USDA’s new BSE rule will put U.S. in line with international standards


WASHINGTON — The U.S. Department of Agriculture’s Animal and Plant Health Inspection Service announced a final rule Nov. 1 that will complete efforts to modernize import regulations for bovine spongiform encephalopathy (BSE).

The BSE regulations are based on internationally accepted scientific literature and standards set by the World Organization for Animal Health (OIE).

The final regulation will allow for the trade of bovines and bovine products, while still protecting the United States from the introduction of BSE.

“This action will bring our BSE import regulations in line with international standards, which call for countries to base their trade policies on the actual risk of animals or products harboring the disease,” said Dr. John Clifford, APHIS deputy administrator and chief veterinary officer.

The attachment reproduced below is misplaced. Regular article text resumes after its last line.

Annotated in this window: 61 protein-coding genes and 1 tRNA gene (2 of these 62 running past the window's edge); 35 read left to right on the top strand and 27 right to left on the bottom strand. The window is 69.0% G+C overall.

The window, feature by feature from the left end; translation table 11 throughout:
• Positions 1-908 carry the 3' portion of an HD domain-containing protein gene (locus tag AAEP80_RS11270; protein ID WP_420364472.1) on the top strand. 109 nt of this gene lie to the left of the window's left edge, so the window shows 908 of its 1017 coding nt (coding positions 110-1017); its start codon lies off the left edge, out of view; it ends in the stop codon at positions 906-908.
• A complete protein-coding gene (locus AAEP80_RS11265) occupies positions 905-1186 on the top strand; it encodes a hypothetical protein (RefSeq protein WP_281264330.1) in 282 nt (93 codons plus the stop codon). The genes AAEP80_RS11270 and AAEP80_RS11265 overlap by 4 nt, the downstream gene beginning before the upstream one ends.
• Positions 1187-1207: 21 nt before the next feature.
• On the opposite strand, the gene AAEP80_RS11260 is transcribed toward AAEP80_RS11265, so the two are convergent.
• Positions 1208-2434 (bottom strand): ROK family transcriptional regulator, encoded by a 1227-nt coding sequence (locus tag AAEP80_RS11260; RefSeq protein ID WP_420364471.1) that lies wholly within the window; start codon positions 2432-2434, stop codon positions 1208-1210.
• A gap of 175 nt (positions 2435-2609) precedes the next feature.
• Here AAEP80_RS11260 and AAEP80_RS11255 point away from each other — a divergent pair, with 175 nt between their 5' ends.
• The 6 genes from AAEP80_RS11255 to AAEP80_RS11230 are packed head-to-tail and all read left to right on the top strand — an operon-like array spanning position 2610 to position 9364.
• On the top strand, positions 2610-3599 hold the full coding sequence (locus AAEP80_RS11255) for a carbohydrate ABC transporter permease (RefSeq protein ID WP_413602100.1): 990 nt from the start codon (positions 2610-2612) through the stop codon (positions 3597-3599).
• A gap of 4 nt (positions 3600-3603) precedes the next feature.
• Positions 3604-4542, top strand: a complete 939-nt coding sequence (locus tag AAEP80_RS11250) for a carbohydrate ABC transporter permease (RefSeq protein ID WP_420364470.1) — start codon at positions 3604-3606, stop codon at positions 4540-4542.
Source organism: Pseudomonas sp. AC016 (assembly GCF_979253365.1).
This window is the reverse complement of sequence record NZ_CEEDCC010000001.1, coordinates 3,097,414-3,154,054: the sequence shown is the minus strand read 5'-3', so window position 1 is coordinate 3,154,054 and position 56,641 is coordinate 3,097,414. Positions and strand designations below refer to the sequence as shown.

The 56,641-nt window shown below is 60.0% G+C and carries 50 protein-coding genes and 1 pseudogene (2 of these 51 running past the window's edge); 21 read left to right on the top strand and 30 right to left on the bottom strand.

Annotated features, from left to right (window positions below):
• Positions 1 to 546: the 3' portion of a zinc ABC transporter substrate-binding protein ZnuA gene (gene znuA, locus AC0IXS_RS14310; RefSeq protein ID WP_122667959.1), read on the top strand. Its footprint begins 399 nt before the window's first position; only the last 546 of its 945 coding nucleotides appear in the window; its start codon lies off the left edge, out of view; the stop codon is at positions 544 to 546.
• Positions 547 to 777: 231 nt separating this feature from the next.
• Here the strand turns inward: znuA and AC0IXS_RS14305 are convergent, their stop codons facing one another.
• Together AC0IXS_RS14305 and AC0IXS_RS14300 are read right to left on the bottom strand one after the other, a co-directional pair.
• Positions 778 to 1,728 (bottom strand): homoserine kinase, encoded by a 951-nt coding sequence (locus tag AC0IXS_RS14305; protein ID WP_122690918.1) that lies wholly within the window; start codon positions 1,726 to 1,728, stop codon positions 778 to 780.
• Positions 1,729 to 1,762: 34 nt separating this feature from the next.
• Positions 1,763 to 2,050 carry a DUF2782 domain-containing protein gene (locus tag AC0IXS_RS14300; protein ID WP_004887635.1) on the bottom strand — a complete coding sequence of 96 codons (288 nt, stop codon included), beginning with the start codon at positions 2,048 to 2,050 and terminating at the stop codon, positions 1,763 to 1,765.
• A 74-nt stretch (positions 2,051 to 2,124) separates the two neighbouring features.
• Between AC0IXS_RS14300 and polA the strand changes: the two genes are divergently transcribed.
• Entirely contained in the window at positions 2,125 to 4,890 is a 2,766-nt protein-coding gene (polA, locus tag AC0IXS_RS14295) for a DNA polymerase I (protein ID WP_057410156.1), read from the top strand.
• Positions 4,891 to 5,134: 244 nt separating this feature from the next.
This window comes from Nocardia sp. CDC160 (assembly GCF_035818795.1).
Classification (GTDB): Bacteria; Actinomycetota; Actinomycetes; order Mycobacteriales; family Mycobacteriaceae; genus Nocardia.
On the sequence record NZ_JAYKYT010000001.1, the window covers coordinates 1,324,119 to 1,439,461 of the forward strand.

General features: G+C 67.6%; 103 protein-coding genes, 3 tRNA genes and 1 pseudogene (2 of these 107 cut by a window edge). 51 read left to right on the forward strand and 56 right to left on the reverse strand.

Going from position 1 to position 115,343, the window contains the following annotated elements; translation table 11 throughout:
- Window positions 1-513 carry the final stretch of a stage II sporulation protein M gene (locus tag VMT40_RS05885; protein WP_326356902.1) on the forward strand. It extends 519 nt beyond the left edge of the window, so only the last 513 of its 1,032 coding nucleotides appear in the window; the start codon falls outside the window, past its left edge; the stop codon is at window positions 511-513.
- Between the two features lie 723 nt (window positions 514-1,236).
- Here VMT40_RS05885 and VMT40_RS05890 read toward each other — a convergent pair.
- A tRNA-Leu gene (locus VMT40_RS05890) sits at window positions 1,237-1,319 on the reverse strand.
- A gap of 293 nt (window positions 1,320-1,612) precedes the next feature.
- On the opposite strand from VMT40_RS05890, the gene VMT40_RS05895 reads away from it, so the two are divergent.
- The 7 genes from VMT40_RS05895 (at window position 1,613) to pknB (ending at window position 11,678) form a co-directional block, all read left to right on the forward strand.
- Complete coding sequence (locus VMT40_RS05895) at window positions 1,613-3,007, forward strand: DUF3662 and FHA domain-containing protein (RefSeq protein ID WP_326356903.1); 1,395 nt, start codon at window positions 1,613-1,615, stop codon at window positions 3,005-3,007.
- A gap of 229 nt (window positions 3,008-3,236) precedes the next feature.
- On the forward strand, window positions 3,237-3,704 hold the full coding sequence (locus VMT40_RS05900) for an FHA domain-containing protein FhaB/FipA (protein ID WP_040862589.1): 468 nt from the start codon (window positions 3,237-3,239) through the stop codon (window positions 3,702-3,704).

When this rule takes effect, APHIS will use the same criteria and categories that the World Organization for Animal Health uses to identify a country’s BSE risk status. APHIS will base its import policy for a particular country on that country’s risk classification as determined by OIE’s risk evaluation.

The rule also allows APHIS to conduct its own assessment when deemed necessary, such as when a country is not yet classified by the OIE.

This regulation does not change other measures currently in place in the United States, such as the FDA’s ruminant-to-ruminant feed ban.

This rule will be published in the Federal Register and will become effective 90 days after publication.


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